Content consumption is obsolete

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The macroeconomics of content

  1. Supply reversion:
    The supply curve may shift back inward, meeting demand at a new equilibrium right at the fulcrum where the kinked demand curve turns from elastic to inelastic.
    This can happen for a lot of reasons. For example, producers could get washed-out or consolidated, having been unable to make the unit economics work at such high production levels. Alternatively, producers could cut output, shifting emphasis to quality over quantity.
  2. Positive demand shock:
    The demand curve may have its own outward shift (akin to the one the supply side’s already experienced), meeting supply at its new, natural equilibrium.
    Conceivably, this can only happen as a result of technological innovation that enhances content consumption either directly (e.g. biotech implant augments speed-reading) or indirectly (e.g. self-driving cars give us 2 extra hours of free time per diem).

“What follows digitization is deception, a period during which exponential growth goes mostly unnoticed. This happens because the doubling of small numbers produces results so minuscule they are often mistaken for the plodder’s progress of linear growth.”
Peter Diamandis (Bold: How to Go Big, Create Wealth and Impact the World)

Mo’ problems

I. The DISCOVERY problem

  • Professionals spend 26% of their workday just searching for content at work, and that time-commitment is increasing +29% per annum as more content gets created.
  • Consumers spend more time searching for content (21% of the average day) than actually consuming it (20% of the average day), which is amazing considering how much time long-form video like TV/movies/streaming/etc. contributes to consumption:
  • The average American regularly browses 12 sources of content, and Millennials browse a staggering 14 sources on average!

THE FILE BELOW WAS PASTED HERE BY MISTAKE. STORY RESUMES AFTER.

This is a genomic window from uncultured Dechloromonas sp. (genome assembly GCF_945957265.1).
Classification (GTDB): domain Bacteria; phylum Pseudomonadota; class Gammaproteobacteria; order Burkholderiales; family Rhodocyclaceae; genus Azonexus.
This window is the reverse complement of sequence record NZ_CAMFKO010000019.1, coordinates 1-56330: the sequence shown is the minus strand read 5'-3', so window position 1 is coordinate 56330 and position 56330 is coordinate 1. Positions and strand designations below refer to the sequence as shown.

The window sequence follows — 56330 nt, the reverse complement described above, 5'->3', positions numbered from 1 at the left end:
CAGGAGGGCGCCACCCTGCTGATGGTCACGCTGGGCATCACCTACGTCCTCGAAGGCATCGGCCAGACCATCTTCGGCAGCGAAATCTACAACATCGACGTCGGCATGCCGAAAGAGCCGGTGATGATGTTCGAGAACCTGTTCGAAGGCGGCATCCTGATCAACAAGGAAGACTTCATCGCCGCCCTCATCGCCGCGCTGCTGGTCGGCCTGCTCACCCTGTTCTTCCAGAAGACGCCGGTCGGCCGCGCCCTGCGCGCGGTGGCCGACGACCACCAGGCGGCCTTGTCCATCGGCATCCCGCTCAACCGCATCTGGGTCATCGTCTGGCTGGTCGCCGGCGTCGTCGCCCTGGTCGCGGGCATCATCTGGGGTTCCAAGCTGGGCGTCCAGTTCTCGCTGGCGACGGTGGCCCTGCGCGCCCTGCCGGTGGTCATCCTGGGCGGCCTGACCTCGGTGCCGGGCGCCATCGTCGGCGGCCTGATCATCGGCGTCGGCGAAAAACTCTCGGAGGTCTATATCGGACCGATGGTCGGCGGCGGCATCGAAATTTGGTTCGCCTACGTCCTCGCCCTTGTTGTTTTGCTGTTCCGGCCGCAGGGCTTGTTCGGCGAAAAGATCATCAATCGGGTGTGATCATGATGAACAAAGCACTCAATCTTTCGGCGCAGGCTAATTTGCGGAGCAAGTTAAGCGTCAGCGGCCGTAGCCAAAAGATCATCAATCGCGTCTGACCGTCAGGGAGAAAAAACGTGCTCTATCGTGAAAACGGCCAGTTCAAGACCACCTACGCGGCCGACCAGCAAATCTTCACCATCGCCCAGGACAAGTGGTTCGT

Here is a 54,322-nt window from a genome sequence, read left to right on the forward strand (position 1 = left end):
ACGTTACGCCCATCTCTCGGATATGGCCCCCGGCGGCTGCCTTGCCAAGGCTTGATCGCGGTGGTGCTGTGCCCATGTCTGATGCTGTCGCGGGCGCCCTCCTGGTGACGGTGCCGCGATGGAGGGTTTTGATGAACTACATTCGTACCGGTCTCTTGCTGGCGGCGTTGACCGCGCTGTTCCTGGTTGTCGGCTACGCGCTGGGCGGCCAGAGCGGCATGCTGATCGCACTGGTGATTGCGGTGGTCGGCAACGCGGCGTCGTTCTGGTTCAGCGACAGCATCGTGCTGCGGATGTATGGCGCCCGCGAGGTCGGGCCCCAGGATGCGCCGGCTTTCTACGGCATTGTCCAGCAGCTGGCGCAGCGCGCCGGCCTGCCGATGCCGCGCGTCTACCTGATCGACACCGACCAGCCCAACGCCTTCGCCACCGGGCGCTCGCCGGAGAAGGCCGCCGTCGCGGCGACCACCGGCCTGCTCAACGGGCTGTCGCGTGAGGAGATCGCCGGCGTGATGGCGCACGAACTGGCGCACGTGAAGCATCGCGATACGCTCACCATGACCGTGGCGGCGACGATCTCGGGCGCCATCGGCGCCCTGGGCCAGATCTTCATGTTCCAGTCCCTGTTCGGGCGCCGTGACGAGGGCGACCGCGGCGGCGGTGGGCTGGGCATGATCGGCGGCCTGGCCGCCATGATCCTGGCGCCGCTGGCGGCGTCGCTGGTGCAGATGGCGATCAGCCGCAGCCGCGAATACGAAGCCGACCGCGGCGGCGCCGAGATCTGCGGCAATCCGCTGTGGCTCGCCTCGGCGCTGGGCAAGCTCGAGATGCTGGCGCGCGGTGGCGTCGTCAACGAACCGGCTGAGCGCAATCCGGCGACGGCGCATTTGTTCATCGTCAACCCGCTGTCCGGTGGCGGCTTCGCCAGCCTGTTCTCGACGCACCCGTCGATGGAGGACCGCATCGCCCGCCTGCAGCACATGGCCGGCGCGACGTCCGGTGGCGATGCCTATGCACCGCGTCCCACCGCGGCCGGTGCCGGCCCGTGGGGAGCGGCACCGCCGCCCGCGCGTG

• Content’s signal-to-noise ratio is weak, with only 22% of digital data even considered useful.
  • …utilization is even weaker, as we actually use only 5% of the digital data created.


  • Consumer preference is shifting toward increasingly shorter-form content, as tolerance for long-form decays.
  • Our average attention span has dropped from 12 seconds to 8.25 seconds (2000 vs 2015):
  • Only 9% of articles are read completely through, top-to-bottom.
  • Consumers complete only 28% of a webpage on average:
  • 81% of us skim the content we consume:

III. The RETENTION problem

  • Because our increasing cognitive load is crushing our memory, we only remember 10% of information within 3 days of consuming it
  • There are too many different silos in which we find and store our content:


  • While we prefer to consume short-form content, we overwhelmingly share long-form:
  • …and that exacerbates the inefficiencies of content consumption. Think of what happens when you share long-form with friends: you’ve already invested considerable time and effort to consume it, but now your friends all have to duplicate that sunk cost. In such a way, optimized social collaboration can increase productivity by 20–25%.

The need for real innovation

“When it comes to the future, the tricky part is less the ‘what’ than it is the ‘how.’”
— Ben Thompson (stratechery)

An example of demand-side innovation

All signal. No noise.



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